Here to help: Nonprofit provides assistance for drivers impacted by illness, injury

Here to help: Nonprofit provides assistance for drivers impacted by illness, injury
Two major truck-stop chains, Love’s and Pilot, have recently donated $100,000 each to the fund, and H. Robinson Trucking has donated $50,000.

In response to the COVID-19 pandemic, one nonprofit is trying to be proactive in its efforts to support truckers nationwide.

“We are starting to see applications specifically related to COVID,” said Shannon Currier, director of philanthropy and development for St. Christopher Truckers Development and Relief Fund (SCF).

“It is starting to hit the industry a little bit at a time,” she continued. “We are seeing those applications come in, and we are trying to be proactive and meet the needs of drivers.”

According SCF’s website,, the nonprofit assists over-the-road and regional semi-truck drivers and their families when an illness or injury, occurring within the last year, has caused the drivers to be out of work.

“We are a charity specific to the trucking industry and those that have to come off the road because of injury or illness and need assistance with us,” Currier said. “We have an application online that drivers complete and release their medical forms. In each file, they have to state the medical reason that took them off the road and (provide) proof of financial difficulties.”

She said drivers and their spouses must show proof of income along with current expenses. When applicable, SCF helps meet applicants’ financial needs for necessities such as rent or mortgage, vehicle payments, insurance or utility bills. Payments are made directly to the bill holders.

Last year, SCF assisted 344 drivers with $487,000. Currier said the amount given out varies each year and that the organization sets its annual budget based on the previous year.

“The last couple of years we have been in that ballpark (of $487,000). Prior to last year, we have increased quite a bit, but 2019 was probably our largest year,” Currier said.

“The need is growing, and applications have not stopped. We have as many or more than we did last year,” she said. “We haven’t really seen the impact of the pandemic in our industry, I don’t think.”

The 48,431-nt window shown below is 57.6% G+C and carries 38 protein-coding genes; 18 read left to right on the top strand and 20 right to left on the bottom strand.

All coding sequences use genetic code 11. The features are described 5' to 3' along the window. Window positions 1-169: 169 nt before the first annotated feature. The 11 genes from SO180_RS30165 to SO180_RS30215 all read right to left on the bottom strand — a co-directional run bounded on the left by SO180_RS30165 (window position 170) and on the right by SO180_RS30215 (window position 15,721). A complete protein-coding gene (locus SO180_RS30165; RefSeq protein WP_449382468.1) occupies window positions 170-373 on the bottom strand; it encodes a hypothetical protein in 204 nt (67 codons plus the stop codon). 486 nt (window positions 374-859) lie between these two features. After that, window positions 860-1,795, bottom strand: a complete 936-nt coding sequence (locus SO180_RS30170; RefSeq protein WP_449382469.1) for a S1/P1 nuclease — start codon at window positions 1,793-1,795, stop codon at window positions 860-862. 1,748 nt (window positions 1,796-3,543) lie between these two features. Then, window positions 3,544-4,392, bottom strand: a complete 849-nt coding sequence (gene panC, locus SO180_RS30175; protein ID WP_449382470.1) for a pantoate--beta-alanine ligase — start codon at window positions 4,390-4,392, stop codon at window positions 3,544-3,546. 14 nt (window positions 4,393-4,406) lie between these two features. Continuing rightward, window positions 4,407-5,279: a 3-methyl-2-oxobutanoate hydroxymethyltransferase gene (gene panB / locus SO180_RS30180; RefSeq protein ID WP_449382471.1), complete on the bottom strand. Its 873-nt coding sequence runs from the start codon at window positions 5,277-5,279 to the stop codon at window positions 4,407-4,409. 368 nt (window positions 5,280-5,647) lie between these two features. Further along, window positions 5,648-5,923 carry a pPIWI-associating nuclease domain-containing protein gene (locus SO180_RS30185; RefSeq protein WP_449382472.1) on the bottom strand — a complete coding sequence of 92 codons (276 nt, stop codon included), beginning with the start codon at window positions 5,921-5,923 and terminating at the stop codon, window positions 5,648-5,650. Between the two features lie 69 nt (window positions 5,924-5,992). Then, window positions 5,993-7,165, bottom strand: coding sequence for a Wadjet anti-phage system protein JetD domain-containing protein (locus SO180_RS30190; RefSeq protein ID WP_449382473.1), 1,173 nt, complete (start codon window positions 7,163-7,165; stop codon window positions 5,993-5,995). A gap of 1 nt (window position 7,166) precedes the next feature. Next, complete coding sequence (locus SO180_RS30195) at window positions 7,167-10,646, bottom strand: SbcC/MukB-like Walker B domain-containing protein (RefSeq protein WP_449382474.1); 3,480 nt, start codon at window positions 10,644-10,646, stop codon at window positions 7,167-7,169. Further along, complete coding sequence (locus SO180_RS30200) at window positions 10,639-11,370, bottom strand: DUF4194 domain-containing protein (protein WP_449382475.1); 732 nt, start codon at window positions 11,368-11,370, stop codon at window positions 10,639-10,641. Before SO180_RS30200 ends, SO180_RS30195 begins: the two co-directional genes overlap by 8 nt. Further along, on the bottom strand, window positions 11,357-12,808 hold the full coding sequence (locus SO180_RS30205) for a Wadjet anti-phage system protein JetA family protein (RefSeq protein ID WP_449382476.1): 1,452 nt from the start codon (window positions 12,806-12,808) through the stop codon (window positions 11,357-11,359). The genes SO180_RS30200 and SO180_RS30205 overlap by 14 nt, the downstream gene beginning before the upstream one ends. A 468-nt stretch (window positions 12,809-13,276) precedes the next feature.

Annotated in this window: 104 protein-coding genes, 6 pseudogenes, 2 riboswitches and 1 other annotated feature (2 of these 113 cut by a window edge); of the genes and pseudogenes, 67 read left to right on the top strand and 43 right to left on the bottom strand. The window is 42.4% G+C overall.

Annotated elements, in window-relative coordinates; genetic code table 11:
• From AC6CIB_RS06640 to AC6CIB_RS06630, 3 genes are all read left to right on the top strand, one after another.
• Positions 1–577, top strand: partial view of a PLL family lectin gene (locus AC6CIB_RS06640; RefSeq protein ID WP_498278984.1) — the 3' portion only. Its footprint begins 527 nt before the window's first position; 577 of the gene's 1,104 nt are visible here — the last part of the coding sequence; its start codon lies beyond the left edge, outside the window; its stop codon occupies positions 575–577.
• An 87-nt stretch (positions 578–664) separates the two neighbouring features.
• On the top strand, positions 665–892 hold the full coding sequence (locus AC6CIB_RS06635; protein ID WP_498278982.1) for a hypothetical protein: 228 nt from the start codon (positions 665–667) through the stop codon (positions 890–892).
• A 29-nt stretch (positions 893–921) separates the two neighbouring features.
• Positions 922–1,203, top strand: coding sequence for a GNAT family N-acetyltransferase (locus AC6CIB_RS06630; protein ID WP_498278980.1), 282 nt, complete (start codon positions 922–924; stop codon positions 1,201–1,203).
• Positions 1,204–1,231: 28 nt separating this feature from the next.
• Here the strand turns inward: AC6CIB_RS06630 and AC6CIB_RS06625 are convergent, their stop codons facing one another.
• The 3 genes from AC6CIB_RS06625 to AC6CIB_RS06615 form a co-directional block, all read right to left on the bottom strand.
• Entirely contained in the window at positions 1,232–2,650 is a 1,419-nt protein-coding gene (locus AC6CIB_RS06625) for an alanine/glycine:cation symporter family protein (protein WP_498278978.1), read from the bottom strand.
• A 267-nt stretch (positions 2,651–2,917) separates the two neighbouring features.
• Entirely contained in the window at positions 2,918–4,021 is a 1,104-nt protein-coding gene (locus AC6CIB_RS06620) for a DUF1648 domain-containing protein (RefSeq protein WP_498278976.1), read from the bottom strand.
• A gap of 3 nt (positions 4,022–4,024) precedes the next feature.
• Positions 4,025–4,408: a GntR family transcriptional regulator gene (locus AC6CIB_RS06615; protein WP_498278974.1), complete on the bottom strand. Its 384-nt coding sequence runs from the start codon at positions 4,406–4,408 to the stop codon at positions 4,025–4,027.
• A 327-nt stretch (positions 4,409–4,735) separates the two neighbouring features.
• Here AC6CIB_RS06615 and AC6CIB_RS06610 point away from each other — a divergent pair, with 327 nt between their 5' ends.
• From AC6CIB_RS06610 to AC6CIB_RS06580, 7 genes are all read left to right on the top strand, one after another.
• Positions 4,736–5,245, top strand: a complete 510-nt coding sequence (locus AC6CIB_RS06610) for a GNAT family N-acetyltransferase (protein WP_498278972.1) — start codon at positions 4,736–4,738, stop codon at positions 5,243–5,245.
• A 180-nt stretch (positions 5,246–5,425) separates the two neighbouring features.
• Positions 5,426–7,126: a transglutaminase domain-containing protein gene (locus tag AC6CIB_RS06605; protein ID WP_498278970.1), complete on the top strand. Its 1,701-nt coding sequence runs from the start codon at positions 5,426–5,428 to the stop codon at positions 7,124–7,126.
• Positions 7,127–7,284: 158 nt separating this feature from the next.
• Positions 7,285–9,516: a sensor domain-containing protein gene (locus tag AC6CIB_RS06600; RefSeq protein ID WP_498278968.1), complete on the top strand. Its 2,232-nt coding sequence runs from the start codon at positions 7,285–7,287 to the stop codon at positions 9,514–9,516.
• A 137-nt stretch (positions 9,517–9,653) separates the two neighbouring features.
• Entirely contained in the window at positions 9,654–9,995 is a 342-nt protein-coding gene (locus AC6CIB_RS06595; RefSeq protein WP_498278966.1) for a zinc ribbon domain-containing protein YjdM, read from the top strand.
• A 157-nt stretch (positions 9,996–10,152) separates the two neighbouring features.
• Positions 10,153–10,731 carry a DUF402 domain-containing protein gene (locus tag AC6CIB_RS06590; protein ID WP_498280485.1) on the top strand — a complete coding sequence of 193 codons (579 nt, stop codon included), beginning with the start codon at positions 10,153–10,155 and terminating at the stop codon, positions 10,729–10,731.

Currier said in the 12 years that the foundation has been in place, the nonprofit has never had to decline a driver because of a lack of funding.

“And I don’t want this to be the time we start, when they need us the most,” she said.

SCF provides short-term assistance for drivers, usually about a month or two, based on the donations that are available. The SCF website offers a resource page to provide drivers with information about other options through which they can apply for additional assistance.

“(For instance) if they need to apply for local assistance with utilities or food stamps, or how to talk to doctors or hospitals about medical bills,” Currier said. “We are always sending drivers there as well, to provide some additional help.”

Two major truck-stop chains, Love’s and Pilot, have recently donated $100,000 each to the fund, and H. Robinson Trucking has donated $50,000.

“This donation reflects our belief that professional truck drivers are the backbone of the U.S., especially during this challenging time,” said Jenny Love Meyer, executive vice president and chief culture officer for Love’s Travel Stops.

“This contribution enables us to help drivers with immediate needs when they are unable to work due to COVID-19 or other medical issues,” she said.

“This is an incredibly tough time, and our hearts go out to all those who are impacted by this pandemic,” said Jim Haslam II, founder and chairman of Pilot Co. “We are committed to partnering with area nonprofits to help meet the immediate needs of those most affected, especially in our hometown of Knoxville and professional drivers across the country.”

Haslam said through nonprofits such as SCF, “We hope to provide some relief to many families and professional drivers grappling with financial hardships, job disruptions or child care challenges. More than ever, we must take care of each other and work together.”

Currier said the donations made by Pilot and Love’s are some of the larger gifts the foundation has received and that the contributions give the nonprofit “a little breathing room.”

“We are hoping others follow suit,” she said. “We have seen other donations, ranging from $500 to $10,000. Along with the increase of donations, more people are also becoming more aware of us among drivers and the general public. So we are seeing an increase of applications.”

She said Yokohama Tire recently included SCF as part of its I-racing, which she described as a high-tech video game.

“Real drivers are racing on these I-racing virtual races, and for two weeks we were their charity of choice. It opened a whole new audience for us,” Currier said. “It made the general public more aware of what drivers do and the support they need.”

Currier said SCF has already received 145 applications this year, about a third of the applications received last year.

“The need continues to grow, so we are not slowing down on our end at all,” she said.

Sam Pierce has been a journalist for more than a decade and has written for several publications including The Trucker, the Arkansas Democrat-Gazette, and Living Our Faith magazine. He enjoys spending time with his family including his two daughters. They like to watch movies, read books and build LEGO sets.
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